Article 19(1)(e) of the Constitution guarantees to all citizens right to form associations or unions. This right corresponds to article 23(4) of the Universal Declaration of Human Rights, 1948. Such a provision has also been incorporated in Article 22 of the International Covenant on Civil and Political Rights, 1966 and article 8 of the International Covenant on Economic. Social and Cultural Rights, 1966.

6. Protection in respect of Conviction of Offences

Article 20 of the Indian Constitution contain certain safeguards to persons accused of crimes. It provides: Protection in respect of conviction for offences-

(1) No person shall he convicted of any offence except for violation n of a law in force at the time of the commission of the act charged as an offence nor he subjected to penalty greater than that which might have been inflicted under the law in force at the time of the commission of the offence.

(2) No person shall be prosecuted and punished for the same offence more than once.

(3) No person accused of any offence shall be compelled to be a witness against himself.

The Article 20 of the Indian Constitution has its roots in Article 11(2) of the Universal declaration of Human Rights. It provides protection against ex post facto law and thus prohibits the legislature to make retrospective criminal law. This clause protects the basic human right of the people that no person can be punished for an act which was not an offence at the date of its commission. It further protects the person by providing that no person could be subjected to a penalty greater than that which [might have been inflicted under the law in force at the time of the commission of the offence.

7. Right to life and Personal Liberty

Article 21 of the Constitution secures this right to all persons. It provides:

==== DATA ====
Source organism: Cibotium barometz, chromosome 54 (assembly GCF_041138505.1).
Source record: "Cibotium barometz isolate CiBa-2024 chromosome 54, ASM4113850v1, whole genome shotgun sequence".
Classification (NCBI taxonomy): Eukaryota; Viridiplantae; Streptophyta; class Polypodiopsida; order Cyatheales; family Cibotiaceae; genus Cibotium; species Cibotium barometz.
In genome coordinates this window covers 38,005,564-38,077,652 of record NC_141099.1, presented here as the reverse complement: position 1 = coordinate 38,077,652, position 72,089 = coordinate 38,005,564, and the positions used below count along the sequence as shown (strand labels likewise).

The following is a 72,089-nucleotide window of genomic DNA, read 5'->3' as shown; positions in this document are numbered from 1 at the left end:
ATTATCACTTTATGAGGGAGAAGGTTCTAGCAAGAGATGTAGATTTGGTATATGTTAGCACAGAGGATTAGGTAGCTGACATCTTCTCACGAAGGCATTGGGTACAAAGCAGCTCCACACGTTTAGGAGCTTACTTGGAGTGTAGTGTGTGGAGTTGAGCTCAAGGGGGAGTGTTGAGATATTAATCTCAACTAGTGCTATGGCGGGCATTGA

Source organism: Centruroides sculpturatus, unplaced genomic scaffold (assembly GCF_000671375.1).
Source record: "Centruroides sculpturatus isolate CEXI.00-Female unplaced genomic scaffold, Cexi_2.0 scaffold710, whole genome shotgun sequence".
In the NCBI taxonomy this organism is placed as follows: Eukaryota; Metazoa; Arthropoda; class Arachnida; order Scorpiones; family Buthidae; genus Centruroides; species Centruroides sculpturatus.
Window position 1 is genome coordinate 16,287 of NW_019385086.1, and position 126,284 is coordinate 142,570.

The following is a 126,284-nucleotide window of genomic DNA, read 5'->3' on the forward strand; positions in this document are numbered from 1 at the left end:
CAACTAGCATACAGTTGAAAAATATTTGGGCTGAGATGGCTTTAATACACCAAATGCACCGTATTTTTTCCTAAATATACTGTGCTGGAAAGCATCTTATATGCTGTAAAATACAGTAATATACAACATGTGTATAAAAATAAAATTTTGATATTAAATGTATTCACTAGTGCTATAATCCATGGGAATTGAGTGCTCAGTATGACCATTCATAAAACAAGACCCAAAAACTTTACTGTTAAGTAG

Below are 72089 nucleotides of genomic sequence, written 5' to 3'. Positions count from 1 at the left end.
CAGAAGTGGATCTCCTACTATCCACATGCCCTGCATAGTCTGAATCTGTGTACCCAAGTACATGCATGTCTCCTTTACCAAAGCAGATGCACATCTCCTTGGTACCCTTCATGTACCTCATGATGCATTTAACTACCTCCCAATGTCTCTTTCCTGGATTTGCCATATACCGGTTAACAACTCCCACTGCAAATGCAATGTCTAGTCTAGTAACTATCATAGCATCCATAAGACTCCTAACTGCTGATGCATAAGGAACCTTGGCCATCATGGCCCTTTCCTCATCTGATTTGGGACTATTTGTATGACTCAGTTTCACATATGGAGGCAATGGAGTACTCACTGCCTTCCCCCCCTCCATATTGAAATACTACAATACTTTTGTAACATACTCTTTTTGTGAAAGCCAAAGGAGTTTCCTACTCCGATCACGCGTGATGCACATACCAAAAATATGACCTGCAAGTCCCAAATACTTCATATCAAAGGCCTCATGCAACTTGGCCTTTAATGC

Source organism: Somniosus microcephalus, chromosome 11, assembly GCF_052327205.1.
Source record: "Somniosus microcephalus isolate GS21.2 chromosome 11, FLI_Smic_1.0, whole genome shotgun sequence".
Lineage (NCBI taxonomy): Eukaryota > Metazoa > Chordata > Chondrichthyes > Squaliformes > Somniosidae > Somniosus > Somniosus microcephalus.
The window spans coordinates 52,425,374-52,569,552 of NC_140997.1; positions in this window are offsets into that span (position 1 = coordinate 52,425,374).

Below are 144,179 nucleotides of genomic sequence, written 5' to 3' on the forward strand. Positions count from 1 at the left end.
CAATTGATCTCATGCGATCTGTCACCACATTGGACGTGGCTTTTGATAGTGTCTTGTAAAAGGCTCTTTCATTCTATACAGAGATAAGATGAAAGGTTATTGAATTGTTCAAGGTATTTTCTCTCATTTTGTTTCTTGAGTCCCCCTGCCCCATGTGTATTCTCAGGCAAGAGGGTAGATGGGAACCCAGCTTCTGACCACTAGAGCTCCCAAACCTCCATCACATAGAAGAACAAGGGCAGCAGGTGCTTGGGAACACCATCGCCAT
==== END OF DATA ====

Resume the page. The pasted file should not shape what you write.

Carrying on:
”No person shall be deprived of his life or personal liberty except according to procedure established by law”.

This article advances the Object of article 3 of the Universal Declaration of Human Rights. Similar provision is also found in article 6 of the International Covenant on CiviL and Political Rights.

The expression personal liberty has been interpreted in various judgments starting from Kharak Singh case to Navtej Singh Johar case:

In Kharak Singh Case, The Hon’ble Supreme Court that “personal liberty meant much more than mere animal existence” and held that continuous visits by police authorities to monitor the doings of Kharak Singh were violative of his right to Personal liberty.

In Vellore Citizens’ Welfare Forum V. UOI, it was held that article 21 includes “Right to live life of dignity in healthy environment with proper sanitation system and free of pollution”.

8. Right to Education

In a significant development, the Right to Education was made a fundamental Right under Article 21A of the constitution by the Eighty-Sixth constitutional Amendment Act,2002, same was based on Article 26 of the UDHR.

9. Right to Adequate Housing and Land

The human right to adequate housing and land is guaranteed in International law and in the Directive principles provided under the Indian Constitution. It has also been upheld by the Supreme Court, in various Judgments, as an integral part of the Right to life.

This Article Written by Liza Arora, Student of JIMS Engineering Management Technical Campus, School of Law, Greater Noida, Affiliated to GGSIPU.

Also Read – Human Rights and Fundamental Rights

Note – The information contained in this post is for general information purposes only. We try our level best to avoid any misinformation or abusive content. If you found any of such content on this website, please report us at info@lawcorner.in

Interested to publish your article on our website? Click Here to submit your article.

Law Corner

Leave a Comment